I think I mentioned my level of anxiety about being away from home for 5 days? It should all have melted away while I was in Istanbul, city of extraordinary beauty, history and heritage. I should have been focused uniquely on the gorgeous array of mezzes, or tapas-like appetizers that appeared before me every time I sat down for a meal. Or on the stunning view of the Bosphorous strait, separating the European continent and the Asian continent, with ships and yachts sailing lazily by under the bright skies. Or on the kindness of the people, something I had forgotten could exist between people, having been in Paris for so many months.
But rather than take it all in with stride, I was nervous, to say the least. Between these bursts of amazing landscape, people and food, I had pangs of worry for Mangus and how he was eating, sleeping and getting along with his friends at school as I was driven along the hilly streets, brought to sublime mosques and churches, introduced to pottery and carpet shops brimming with hand-crafted items and fed incredibly inspiring food and wine.
I think Turkey is a hidden secret for many people in the U.S. – many may think that there are security issues because of the Muslim majority, or that it would be very foreign and difficult to visit. They could not be more mistaken. Turkey is officially a secular country and not a Muslim State and the people are very proud of their secular position. It is open, expanding, growing, and the people, especially the young, are embracing cultures from all over the world. The country is studded with dozens and dozens of stunning landmarks, natural and man-made, worthy of the UNESCO World Heritage Site stamp, ranging from the place where the Trojan horse was concocted to the towering mosques – one in particular where flustered tourists come face to face with the world’s largest diamond and blinded by its shining might. And the Turkish hospitality is something akin to what used to exist in many Asian countries before – completely unabashed, forthcoming and caring. I find so many similarities with Japan in the customs of the people, like making sure visitors walk through a door first, or seeing that your guests are well-fed and provided for with utmost importance.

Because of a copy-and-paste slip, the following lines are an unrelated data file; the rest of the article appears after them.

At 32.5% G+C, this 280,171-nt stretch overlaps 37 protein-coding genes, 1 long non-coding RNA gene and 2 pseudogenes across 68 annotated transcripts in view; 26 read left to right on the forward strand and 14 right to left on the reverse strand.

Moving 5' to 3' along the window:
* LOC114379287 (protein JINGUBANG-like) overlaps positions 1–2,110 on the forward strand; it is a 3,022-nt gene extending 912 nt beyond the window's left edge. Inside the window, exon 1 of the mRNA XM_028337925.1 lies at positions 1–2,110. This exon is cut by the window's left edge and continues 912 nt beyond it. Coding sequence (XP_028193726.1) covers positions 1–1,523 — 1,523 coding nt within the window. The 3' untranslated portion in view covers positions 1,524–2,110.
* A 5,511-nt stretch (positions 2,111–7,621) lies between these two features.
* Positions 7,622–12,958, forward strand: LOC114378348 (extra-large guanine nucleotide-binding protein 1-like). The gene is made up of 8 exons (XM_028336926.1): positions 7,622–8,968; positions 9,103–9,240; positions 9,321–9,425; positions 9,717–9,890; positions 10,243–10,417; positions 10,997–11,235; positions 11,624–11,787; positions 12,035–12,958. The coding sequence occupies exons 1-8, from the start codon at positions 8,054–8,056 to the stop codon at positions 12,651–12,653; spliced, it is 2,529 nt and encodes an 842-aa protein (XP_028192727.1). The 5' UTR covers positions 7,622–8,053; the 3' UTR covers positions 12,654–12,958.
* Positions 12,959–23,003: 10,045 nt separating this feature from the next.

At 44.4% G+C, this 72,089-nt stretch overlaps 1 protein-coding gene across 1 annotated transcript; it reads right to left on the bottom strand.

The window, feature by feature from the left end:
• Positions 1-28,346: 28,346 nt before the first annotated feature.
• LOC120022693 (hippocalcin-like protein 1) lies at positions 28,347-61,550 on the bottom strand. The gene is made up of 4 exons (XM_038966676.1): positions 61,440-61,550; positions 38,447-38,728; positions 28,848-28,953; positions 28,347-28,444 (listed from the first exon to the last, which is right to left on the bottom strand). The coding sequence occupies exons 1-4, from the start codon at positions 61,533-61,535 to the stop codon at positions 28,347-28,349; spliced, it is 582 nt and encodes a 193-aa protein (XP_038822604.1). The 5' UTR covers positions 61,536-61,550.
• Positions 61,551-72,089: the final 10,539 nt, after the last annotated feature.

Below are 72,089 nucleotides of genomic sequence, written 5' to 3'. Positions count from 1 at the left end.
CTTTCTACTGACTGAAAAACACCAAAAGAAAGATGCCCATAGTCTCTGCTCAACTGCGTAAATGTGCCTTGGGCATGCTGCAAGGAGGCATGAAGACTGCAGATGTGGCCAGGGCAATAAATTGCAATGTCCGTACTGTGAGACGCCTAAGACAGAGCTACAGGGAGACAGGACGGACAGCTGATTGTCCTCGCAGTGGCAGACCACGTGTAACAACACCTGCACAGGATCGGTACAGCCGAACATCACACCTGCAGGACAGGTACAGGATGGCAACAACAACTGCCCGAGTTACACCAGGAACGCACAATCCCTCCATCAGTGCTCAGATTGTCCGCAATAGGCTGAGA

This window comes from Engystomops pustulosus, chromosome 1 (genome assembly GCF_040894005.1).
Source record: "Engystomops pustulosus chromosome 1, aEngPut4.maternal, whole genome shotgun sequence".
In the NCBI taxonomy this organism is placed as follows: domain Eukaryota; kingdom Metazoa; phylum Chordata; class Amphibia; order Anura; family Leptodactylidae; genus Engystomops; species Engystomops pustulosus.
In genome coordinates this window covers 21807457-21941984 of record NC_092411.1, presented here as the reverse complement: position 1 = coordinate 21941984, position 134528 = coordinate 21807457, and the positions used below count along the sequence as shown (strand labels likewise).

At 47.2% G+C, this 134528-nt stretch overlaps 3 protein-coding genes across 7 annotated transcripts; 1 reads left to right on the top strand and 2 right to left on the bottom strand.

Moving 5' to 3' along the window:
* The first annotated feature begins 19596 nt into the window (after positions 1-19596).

And the food – from the delicate appetizers consisting mainly of vegetables, like slow smoked aubergines,wheat grains with walnuts, grape leaves stuffed with cumin scented rice – to the main dishes of beef with mushroom gravy, mixed grilled meats, stuffed and roasted eggplants with lamb…it is always a surprise and always carefully cooked with vibrant colors and flavors.
After the days of making new friends, seeing the multiple facets of Istanbul, trying out the various cuisines and wines, I came home with a smile and a box of lokums -fruit jellies cooked with nuts, and a recipe of ‘chicken chest pudding’ – a subtile dessert make with milk, flour and strings of meat from chicken, served with chocolate and vanilla sauce.
For anyone contemplating a trip to Europe – try visiting Istanbul – a city of the future, connecting the East and the West, where the hilly capital will warm your spirits and help you open your sights to the unexpected.
And I had no need to worry – my husband – who really does not know how to make anything other than coffee and tea – managed to make four beautiful bentos for Magnus, and served him warm meals every night while I was away. With a little help from freezer packed side dishes, he was able to compose a diverse range of lunchbox bentos – pasta with cream, rice with salmon and nori, chicken meatballs with lemongrass, veal cutlets with sage, cheddar cheese cubes, fresh berries, melon and prosciutto, cured beef from Grison.
Next time, I will try to relax and take a bit of time for myself. After all, mothers deserve that once in a while, don’t you think?